Ottawa Investment Advisor John Bruce

The new TFSA. Think investing, not saving.

January 9, 2009 · Print This Article

The tax free savings account (TFSA) – it’s about time we got this! I just wish it had been named more appropriately as in the TFIA- The tax free investment account.

Let me explain.

I believe that the TFSA is long overdue, but better late then never it is time for all Canadians to take advantage of this wealth building opportunity. I have been looking at different materials that have been put out by the banks and financial institutions and it seems that no one has hit the target as well as they could. Everything that I see emphasis’s,”tax free interest” and “tax free investment income”. I have yet to see anything other then the official word from CRA that capital gains are included.

I had delayed presenting anything but generalities to my clients regarding the proposed tax free savings account until it became law. With the pre Christmas brouhaha between the NDP/Liberal/Bloc, nothing was as it seems and I was concerned that if the coalition was successful, the TFSA would likely be axed by the Liberal “Tax and Spend”, the Blocs “Quebec First” and the NDP’s “Socialistic Policies” that would frighten foreign investment right out of Canada.

Here are some points to ponder.

  • When you see or hear the words ‘Saving Account” What comes to mind? The bank or credit union of course! Where else do you keep a savings account?
  • What is the number one profit centre to the big banks? Cash in savings accounts. They pay the least interest and allow the bank to lend your money at a far higher rate then you will get.
  • What is the number two profit centre to the big banks? GIC’s (Guaranteed Investment Certificates). Problem is that if you want a higher rate you have to lock in your money for years.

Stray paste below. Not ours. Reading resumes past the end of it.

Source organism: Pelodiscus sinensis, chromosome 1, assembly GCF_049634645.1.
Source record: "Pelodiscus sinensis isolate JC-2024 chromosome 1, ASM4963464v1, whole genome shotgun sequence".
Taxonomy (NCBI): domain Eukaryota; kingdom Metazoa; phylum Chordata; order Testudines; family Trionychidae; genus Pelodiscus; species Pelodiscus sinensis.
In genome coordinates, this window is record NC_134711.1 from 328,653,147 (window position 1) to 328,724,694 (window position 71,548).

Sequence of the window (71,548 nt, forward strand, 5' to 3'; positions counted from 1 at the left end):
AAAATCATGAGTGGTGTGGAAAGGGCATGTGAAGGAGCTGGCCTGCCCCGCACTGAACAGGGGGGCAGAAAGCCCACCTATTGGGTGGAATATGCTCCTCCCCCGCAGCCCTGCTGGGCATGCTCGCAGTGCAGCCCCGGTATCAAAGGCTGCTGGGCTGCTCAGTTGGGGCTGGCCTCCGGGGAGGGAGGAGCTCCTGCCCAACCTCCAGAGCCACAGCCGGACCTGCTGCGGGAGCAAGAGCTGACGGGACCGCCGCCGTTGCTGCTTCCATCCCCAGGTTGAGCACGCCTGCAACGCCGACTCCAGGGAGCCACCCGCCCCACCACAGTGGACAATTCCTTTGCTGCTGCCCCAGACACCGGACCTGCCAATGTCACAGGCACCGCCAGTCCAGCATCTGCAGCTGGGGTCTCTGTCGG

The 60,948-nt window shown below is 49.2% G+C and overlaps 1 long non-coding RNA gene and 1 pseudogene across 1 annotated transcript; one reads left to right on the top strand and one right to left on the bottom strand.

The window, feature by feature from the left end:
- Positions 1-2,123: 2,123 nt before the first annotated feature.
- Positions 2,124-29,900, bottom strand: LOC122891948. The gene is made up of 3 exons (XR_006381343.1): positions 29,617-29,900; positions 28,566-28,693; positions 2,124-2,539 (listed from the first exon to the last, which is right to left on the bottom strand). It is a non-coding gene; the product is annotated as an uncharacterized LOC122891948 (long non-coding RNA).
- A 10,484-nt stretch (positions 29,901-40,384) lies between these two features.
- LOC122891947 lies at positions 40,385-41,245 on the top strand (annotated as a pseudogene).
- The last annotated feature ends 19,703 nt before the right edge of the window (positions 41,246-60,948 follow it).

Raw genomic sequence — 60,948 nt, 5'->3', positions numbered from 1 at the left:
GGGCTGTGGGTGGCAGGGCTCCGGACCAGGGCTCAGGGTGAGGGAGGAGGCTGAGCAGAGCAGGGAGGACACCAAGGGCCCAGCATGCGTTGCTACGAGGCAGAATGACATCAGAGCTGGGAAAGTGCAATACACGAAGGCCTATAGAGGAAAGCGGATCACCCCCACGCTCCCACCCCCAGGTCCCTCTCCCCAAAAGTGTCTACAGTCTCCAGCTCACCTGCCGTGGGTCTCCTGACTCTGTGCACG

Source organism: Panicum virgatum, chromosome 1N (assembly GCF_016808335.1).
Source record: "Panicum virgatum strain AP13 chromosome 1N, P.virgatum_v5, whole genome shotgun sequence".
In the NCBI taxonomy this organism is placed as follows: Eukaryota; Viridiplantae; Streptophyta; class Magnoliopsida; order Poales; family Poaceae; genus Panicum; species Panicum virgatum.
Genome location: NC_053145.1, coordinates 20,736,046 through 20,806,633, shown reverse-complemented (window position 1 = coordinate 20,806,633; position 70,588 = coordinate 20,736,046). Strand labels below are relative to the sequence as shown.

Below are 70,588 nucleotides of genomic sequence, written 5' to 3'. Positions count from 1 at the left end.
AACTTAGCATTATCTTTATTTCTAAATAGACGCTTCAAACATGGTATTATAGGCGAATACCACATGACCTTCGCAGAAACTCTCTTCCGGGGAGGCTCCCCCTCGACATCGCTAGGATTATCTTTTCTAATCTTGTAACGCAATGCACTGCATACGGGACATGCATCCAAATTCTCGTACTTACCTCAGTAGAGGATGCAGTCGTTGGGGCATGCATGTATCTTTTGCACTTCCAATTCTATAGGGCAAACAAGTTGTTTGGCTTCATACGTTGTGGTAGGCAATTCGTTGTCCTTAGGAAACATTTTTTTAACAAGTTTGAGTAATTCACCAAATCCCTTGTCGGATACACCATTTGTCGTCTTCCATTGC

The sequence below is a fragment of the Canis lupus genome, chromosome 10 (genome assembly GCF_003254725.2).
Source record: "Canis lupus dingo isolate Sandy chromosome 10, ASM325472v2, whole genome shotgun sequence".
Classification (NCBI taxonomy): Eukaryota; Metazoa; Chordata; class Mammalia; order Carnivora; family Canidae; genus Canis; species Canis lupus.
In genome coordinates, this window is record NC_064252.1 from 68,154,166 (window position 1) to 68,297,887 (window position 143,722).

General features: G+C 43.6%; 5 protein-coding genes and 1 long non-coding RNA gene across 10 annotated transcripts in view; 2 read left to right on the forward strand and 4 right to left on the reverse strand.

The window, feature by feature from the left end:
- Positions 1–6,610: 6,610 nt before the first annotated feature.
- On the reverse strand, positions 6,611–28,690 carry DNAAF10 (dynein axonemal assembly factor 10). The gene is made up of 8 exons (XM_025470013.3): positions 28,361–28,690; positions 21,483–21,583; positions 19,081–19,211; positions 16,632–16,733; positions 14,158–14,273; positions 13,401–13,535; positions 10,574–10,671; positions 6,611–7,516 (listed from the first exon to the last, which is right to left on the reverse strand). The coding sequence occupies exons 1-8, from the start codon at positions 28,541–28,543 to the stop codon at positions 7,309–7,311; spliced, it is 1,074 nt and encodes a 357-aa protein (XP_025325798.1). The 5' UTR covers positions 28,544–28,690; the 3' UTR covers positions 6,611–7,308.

• What is the current inflation rate? The federal government tries to keep it at no more then 2%.
  • As of Jan 8, 2009 the average savings account paid 2.25% and if you locked in to a minimum $5000 GIC for 5 years, you could get 4.37%.

So what is the average Canadian doing with the TFSA? I asked around.and many do not know it exists. Those that do, have gone to their banks and opened a Savings account or GIC account. So after you factor in the lower range of the inflation rate, your Real Rate of Return is .25% on a savings account and 2. 12% on a GIC locked in for 5 years. (Better hope inflation goes down if you take the GIC route or your money will erode over the locked in period.)

If you are pulling your hair out in frustration, I don’t blame you. There is something you can do that is a way to utilize the tax free savings account effectively that in my opinion could lead us all to the Millionaire’s Club down the road with a bit of calculated risk and understanding of the value of capital gains and Dividend income, and Dividend Reinvestment. The longer you have to invest the maximum $5000 per year the better your long term performance may be with compounding.

Call me to discuss my two approaches to maximizing possibilities with the TFSA.

John S. Bruce

Investment Advisor

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